To the photographer on the street, nothing is as sacred as anonymity. Like nightfall and its cover of darkness, anonymity protects from unwanted attention or prying eyes, allowing the photographer to move through the midst of the city, watching and blinking with his camera while few take notice.
Such cover becomes particularly important in Moscow, at least according to legend and literary reputations of secrecy, crime and faceless danger. The city is a fascinating mix of striking church architecture, grandiose public buildings and squares, the flashy excess of the insanely wealthy and the banality and hardship of life for the everyman.

In October, as the autumn sun creates the fire of fiery red foliage and the air begins to turn crisp with the approaching frozen stillness of winter, the days still feel sufficiently lengthy, but the signals are clear that darkness continues its seasonal advance.
The rhythm of the city, both loud and bold, quiet and meager, perseveres. A walk through the city reveals such vignettes of life in the capital: the lone construction worker carrying the last of the day’s materials, the stolen kiss in the park, the tourist with his head buried in the city map, the security man standing guard with the ominous presence of a Cold War-era, classic Soviet spy.

While high heels pack the squares and the Lenin impersonator awaits the next tourist, church life carries on in front of glimmering icon screens and the small pose with admiration in front of the icons of the past. Where there is darkness, there is light to compensate; where there is piety, there is surely noise and drunkenness around the corner.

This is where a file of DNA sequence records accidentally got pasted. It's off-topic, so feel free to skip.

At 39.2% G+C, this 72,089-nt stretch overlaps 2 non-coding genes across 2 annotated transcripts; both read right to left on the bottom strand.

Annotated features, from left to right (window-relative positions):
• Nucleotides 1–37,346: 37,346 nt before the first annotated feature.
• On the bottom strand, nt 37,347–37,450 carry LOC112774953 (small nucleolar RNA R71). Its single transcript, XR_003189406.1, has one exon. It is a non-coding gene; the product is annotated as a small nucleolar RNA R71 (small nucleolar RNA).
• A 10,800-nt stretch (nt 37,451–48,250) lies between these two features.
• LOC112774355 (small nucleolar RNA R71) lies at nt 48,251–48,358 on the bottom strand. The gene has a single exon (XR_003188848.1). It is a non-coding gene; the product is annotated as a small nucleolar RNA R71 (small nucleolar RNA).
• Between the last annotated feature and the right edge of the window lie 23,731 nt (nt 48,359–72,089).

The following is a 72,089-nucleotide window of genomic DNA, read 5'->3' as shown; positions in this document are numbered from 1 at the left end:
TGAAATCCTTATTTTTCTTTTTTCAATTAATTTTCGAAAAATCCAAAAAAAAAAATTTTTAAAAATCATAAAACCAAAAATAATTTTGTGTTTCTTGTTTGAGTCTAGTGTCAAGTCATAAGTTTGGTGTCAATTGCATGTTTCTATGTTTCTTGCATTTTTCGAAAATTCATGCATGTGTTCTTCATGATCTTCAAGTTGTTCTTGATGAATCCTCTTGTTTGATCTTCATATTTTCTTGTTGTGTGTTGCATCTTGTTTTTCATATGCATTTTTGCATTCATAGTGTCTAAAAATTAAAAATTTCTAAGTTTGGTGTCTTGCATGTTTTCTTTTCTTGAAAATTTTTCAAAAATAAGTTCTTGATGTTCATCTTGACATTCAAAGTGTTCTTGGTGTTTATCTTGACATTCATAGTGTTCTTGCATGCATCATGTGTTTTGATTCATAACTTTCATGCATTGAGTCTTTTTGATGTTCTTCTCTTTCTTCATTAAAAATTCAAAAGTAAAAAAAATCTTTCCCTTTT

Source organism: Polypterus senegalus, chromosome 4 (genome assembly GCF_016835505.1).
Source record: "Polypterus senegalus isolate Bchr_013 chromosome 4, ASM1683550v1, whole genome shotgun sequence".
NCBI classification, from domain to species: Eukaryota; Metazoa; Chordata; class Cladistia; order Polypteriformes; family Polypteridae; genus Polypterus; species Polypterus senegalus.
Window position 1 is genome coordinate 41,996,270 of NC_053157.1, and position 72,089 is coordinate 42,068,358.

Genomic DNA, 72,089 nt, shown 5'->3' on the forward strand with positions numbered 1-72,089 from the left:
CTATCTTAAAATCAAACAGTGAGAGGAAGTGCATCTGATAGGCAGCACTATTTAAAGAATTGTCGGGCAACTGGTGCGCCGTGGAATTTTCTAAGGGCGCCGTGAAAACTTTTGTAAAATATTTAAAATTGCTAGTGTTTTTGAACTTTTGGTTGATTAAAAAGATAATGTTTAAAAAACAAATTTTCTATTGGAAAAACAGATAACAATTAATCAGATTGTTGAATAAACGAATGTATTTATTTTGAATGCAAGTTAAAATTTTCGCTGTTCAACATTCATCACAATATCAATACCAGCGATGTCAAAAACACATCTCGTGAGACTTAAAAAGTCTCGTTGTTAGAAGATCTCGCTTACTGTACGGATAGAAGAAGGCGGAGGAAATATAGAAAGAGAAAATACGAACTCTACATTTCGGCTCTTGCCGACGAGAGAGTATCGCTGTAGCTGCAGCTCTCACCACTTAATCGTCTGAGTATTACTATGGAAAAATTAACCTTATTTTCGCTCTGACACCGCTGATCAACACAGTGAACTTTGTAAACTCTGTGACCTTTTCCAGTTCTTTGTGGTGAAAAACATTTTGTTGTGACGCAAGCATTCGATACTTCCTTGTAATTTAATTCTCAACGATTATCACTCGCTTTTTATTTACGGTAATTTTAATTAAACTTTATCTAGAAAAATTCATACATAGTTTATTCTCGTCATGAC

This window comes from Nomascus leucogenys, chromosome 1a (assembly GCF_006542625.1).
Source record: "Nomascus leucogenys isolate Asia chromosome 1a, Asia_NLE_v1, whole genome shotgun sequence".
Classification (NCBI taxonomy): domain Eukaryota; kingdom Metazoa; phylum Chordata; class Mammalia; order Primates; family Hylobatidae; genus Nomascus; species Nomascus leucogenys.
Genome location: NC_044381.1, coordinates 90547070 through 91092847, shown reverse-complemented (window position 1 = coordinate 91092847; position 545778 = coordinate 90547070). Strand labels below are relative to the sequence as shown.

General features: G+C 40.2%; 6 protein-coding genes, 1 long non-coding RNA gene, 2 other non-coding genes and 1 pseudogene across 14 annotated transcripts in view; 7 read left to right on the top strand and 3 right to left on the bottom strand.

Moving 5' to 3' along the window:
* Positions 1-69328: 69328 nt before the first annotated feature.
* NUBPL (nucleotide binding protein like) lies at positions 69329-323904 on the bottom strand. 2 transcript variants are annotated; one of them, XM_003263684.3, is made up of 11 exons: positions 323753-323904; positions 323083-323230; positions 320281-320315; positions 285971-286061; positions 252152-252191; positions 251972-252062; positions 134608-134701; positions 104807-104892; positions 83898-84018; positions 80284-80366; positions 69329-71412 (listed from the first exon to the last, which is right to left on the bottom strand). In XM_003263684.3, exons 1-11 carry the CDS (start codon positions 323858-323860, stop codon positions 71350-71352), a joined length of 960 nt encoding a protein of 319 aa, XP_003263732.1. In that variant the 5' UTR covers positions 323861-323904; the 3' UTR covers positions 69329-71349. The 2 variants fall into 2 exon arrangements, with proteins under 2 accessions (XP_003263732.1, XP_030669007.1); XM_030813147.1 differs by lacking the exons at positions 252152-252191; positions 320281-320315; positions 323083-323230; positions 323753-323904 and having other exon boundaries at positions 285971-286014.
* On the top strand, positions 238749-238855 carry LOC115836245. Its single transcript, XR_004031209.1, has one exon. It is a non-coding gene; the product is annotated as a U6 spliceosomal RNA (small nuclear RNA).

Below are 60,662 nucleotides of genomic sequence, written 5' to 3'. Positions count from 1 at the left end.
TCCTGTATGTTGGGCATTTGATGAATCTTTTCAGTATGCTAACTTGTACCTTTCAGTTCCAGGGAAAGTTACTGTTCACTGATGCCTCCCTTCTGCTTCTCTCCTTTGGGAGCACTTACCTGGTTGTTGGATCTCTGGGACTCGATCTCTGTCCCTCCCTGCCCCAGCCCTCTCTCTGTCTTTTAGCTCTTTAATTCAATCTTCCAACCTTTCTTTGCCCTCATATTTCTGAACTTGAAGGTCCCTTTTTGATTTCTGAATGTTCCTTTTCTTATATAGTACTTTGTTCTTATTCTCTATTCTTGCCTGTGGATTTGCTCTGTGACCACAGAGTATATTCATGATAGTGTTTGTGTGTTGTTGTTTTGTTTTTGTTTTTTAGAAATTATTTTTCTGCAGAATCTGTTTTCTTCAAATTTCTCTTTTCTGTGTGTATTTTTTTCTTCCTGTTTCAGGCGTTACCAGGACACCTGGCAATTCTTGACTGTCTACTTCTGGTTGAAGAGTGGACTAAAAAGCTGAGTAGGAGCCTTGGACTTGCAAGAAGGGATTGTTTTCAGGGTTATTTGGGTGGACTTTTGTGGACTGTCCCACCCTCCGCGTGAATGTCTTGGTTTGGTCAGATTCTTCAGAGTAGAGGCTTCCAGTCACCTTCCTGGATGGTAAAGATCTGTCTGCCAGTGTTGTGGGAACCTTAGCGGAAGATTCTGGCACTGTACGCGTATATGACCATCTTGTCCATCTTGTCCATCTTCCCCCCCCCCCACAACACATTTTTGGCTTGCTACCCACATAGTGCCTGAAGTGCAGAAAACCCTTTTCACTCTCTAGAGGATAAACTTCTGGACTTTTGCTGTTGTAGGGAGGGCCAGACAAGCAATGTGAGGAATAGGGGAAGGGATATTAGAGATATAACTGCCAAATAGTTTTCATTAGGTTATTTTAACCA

While the buildings have become taller and the traffic worse, there is little doubt that Moscow has long retained its essence, evident in the observations of two writers two centuries apart.

As the main character in A.D. Miller’s “Snowdrops” (2011) describes the street in Moscow: “The Bulvar was full of boozers and sleepers and kissers. Gangs of teenagers clustered around squatting guitarists … I had to walk in the road to avoid the long, unimaginative sequence of black Mercedes and Hummers that had overrun the pavements around it.”
And from Konstantin Batyushkov, a Russian poet and essayist (1812):
“Here are luxury and penury, abundance and the most extreme deprivation, piety and atheism … and an unbelievable frivolity — warring elements which, out of their constant conflicts, create this marvelous, outrageous, gigantic whole which we know by its collective name: Moscow.”
– Aaron C. Greenman
Aaron C. Greenman has been a photographer for over 25 years and has lived and worked on four continents. He has previously been profiled on the Leica Blog for his work in India, Israel, Turkey, Bosnia and Herzegovina, Belgium, France and Spain. More of his images can be viewed at and his first monograph is now available for the iPad.